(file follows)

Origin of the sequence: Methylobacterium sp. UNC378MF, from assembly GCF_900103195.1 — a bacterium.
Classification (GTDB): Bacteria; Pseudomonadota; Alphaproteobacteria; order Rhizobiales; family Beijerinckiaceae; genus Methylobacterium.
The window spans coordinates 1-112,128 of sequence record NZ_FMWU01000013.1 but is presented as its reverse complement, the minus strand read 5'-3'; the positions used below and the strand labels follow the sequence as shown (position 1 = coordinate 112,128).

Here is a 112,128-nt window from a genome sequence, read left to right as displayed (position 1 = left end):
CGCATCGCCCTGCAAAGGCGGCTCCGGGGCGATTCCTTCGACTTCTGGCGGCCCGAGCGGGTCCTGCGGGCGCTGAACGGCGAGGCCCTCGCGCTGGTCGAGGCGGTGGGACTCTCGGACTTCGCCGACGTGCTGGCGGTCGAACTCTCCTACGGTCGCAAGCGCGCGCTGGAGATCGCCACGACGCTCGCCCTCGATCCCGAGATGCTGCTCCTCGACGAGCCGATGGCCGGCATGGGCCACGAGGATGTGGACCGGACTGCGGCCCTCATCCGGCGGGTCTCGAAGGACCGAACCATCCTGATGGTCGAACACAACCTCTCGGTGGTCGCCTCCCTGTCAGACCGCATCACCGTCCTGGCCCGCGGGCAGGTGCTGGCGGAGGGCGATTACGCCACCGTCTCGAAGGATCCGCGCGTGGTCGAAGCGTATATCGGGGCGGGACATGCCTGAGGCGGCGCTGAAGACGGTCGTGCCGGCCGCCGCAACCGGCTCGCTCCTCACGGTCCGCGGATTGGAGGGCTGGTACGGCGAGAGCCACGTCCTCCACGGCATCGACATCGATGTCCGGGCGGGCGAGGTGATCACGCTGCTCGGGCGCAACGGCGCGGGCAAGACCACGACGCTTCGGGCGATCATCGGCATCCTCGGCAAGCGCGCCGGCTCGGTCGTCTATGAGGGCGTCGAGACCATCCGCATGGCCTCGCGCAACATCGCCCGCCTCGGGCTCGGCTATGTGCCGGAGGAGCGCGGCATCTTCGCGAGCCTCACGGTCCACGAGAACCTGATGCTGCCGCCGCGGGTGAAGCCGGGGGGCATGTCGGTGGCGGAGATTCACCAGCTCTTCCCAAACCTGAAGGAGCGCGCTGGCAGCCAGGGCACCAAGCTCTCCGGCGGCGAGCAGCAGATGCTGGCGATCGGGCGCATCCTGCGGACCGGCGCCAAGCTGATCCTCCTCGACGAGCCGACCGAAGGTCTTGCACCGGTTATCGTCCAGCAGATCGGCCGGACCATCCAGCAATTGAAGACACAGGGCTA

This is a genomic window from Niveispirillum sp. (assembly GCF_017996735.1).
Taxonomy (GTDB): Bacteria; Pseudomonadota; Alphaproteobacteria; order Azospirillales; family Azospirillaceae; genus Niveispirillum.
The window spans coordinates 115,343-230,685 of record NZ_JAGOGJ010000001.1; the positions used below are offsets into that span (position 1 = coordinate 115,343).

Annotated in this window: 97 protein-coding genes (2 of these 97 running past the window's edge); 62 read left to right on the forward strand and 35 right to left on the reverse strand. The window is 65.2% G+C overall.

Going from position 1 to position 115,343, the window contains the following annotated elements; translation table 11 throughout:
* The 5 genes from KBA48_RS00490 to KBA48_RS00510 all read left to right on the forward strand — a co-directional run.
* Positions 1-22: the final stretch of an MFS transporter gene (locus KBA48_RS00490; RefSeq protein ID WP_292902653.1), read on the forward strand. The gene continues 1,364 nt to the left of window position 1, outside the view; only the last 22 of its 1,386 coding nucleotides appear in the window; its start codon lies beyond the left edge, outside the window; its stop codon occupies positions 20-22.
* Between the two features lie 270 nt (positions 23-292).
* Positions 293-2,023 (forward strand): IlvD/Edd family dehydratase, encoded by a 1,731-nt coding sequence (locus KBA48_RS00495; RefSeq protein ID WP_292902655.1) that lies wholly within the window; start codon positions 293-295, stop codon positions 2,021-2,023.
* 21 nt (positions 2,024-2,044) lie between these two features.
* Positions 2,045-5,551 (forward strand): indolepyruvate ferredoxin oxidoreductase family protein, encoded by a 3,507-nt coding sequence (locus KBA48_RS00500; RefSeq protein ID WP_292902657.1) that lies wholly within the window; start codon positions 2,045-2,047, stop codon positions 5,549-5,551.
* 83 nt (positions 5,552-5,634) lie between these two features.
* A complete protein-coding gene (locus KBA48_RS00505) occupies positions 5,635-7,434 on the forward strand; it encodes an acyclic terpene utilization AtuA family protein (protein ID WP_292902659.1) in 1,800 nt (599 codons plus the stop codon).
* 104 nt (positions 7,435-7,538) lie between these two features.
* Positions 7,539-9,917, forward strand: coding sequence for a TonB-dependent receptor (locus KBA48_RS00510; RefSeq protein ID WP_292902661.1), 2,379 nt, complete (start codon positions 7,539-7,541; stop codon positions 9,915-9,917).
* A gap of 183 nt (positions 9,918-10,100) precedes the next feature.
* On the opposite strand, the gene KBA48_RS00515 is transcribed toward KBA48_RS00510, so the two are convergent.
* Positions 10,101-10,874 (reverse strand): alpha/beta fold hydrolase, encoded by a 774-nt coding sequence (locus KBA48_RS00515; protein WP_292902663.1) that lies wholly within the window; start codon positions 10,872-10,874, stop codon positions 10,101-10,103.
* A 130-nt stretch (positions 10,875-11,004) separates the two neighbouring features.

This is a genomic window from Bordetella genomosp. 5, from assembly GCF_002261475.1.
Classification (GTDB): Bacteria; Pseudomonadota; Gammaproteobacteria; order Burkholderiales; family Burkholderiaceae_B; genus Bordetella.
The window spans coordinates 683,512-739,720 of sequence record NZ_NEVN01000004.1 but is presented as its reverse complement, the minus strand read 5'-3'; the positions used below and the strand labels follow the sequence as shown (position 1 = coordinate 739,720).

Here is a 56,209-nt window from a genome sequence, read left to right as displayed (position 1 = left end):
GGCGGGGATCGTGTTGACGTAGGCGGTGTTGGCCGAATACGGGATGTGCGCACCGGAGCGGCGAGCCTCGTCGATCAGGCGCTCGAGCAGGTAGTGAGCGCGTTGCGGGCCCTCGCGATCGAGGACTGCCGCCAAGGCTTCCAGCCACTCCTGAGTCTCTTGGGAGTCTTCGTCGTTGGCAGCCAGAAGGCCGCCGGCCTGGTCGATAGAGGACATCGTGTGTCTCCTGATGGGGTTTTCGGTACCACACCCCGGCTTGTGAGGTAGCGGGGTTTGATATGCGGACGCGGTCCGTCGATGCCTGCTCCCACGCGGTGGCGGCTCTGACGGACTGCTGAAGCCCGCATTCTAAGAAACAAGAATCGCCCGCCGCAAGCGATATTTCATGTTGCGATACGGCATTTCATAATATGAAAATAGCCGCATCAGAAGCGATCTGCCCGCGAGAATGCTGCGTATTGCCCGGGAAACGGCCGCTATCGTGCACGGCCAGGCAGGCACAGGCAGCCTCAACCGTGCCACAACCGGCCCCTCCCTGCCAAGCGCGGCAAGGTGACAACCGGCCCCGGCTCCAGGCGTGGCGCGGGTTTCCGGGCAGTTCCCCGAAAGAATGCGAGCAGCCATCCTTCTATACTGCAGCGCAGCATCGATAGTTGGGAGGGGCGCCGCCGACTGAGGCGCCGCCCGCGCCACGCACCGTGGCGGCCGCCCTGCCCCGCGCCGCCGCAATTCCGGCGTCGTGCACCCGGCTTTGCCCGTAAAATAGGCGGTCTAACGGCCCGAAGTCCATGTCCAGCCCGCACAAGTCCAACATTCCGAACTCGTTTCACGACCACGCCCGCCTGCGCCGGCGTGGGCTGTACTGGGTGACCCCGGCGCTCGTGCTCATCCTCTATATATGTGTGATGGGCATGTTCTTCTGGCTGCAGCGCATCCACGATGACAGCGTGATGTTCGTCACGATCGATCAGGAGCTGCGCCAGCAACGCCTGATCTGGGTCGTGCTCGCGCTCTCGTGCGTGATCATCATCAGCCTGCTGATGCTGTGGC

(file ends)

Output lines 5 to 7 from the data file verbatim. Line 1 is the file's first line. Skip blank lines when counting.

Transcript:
CGCATCGCCCTGCAAAGGCGGCTCCGGGGCGATTCCTTCGACTTCTGGCGGCCCGAGCGGGTCCTGCGGGCGCTGAACGGCGAGGCCCTCGCGCTGGTCGAGGCGGTGGGACTCTCGGACTTCGCCGACGTGCTGGCGGTCGAACTCTCCTACGGTCGCAAGCGCGCGCTGGAGATCGCCACGACGCTCGCCCTCGATCCCGAGATGCTGCTCCTCGACGAGCCGATGGCCGGCATGGGCCACGAGGATGTGGACCGGACTGCGGCCCTCATCCGGCGGGTCTCGAAGGACCGAACCATCCTGATGGTCGAACACAACCTCTCGGTGGTCGCCTCCCTGTCAGACCGCATCACCGTCCTGGCCCGCGGGCAGGTGCTGGCGGAGGGCGATTACGCCACCGTCTCGAAGGATCCGCGCGTGGTCGAAGCGTATATCGGGGCGGGACATGCCTGAGGCGGCGCTGAAGACGGTCGTGCCGGCCGCCGCAACCGGCTCGCTCCTCACGGTCCGCGGATTGGAGGGCTGGTACGGCGAGAGCCACGTCCTCCACGGCATCGACATCGATGTCCGGGCGGGCGAGGTGATCACGCTGCTCGGGCGCAACGGCGCGGGCAAGACCACGACGCTTCGGGCGATCATCGGCATCCTCGGCAAGCGCGCCGGCTCGGTCGTCTATGAGGGCGTCGAGACCATCCGCATGGCCTCGCGCAACATCGCCCGCCTCGGGCTCGGCTATGTGCCGGAGGAGCGCGGCATCTTCGCGAGCCTCACGGTCCACGAGAACCTGATGCTGCCGCCGCGGGTGAAGCCGGGGGGCATGTCGGTGGCGGAGATTCACCAGCTCTTCCCAAACCTGAAGGAGCGCGCTGGCAGCCAGGGCACCAAGCTCTCCGGCGGCGAGCAGCAGATGCTGGCGATCGGGCGCATCCTGCGGACCGGCGCCAAGCTGATCCTCCTCGACGAGCCGACCGAAGGTCTTGCACCGGTTATCGTCCAGCAGATCGGCCGGACCATCCAGCAATTGAAGACACAGGGCTA

This is a genomic window from Niveispirillum sp. (assembly GCF_017996735.1).
Taxonomy (GTDB): Bacteria; Pseudomonadota; Alphaproteobacteria; order Azospirillales; family Azospirillaceae; genus Niveispirillum.